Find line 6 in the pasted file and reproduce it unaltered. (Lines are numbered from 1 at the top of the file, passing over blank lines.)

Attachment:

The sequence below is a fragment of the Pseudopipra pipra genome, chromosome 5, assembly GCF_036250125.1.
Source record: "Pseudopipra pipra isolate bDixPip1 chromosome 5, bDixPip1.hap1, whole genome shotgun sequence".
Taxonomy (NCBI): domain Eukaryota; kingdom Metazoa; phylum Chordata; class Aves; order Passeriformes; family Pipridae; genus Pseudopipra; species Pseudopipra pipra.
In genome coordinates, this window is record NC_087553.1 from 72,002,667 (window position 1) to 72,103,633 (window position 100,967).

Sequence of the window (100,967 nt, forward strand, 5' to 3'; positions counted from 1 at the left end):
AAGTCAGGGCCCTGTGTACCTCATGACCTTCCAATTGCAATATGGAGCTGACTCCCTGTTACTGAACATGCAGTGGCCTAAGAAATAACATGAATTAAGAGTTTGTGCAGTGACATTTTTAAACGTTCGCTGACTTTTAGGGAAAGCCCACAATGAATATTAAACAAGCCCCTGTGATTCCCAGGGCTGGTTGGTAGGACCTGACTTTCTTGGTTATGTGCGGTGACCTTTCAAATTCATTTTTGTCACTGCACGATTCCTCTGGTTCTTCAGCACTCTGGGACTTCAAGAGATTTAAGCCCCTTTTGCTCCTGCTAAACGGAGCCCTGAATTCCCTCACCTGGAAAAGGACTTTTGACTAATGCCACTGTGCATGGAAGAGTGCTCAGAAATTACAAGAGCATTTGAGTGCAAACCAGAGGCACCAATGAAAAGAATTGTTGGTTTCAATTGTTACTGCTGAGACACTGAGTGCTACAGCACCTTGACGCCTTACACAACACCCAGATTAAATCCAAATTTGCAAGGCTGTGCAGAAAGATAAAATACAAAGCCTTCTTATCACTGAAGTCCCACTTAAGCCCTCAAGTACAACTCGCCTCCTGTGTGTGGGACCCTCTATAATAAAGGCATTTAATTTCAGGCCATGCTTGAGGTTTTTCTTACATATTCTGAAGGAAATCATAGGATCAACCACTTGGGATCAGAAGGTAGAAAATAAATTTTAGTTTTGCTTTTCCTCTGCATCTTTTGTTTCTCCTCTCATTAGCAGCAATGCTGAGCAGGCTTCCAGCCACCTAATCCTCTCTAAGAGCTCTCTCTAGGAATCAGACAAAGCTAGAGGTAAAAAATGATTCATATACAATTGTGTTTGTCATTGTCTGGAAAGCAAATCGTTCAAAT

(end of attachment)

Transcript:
AAGTCAGGGCCCTGTGTACCTCATGACCTTCCAATTGCAATATGGAGCTGACTCCCTGTTACTGAACATGCAGTGGCCTAAGAAATAACATGAATTAAGAGTTTGTGCAGTGACATTTTTAAACGTTCGCTGACTTTTAGGGAAAGCCCACAATGAATATTAAACAAGCCCCTGTGATTCCCAGGGCTGGTTGGTAGGACCTGACTTTCTTGGTTATGTGCGGTGACCTTTCAAATTCATTTTTGTCACTGCACGATTCCTCTGGTTCTTCAGCACTCTGGGACTTCAAGAGATTTAAGCCCCTTTTGCTCCTGCTAAACGGAGCCCTGAATTCCCTCACCTGGAAAAGGACTTTTGACTAATGCCACTGTGCATGGAAGAGTGCTCAGAAATTACAAGAGCATTTGAGTGCAAACCAGAGGCACCAATGAAAAGAATTGTTGGTTTCAATTGTTACTGCTGAGACACTGAGTGCTACAGCACCTTGACGCCTTACACAACACCCAGATTAAATCCAAATTTGCAAGGCTGTGCAGAAAGATAAAATACAAAGCCTTCTTATCACTGAAGTCCCACTTAAGCCCTCAAGTACAACTCGCCTCCTGTGTGTGGGACCCTCTATAATAAAGGCATTTAATTTCAGGCCATGCTTGAGGTTTTTCTTACATATTCTGAAGGAAATCATAGGATCAACCACTTGGGATCAGAAGGTAGAAAATAAATTTTAGTTTTGCTTTTCCTCTGCATCTTTTGTTTCTCCTCTCATTAGCAGCAATGCTGAGCAGGCTTCCAGCCACCTAATCCTCTCTAAGAGCTCTCTCTAGGAATCAGACAAAGCTAGAGGTAAAAAATGATTCATATACAATTGTGTTTGTCATTGTCTGGAAAGCAAATCGTTCAAAT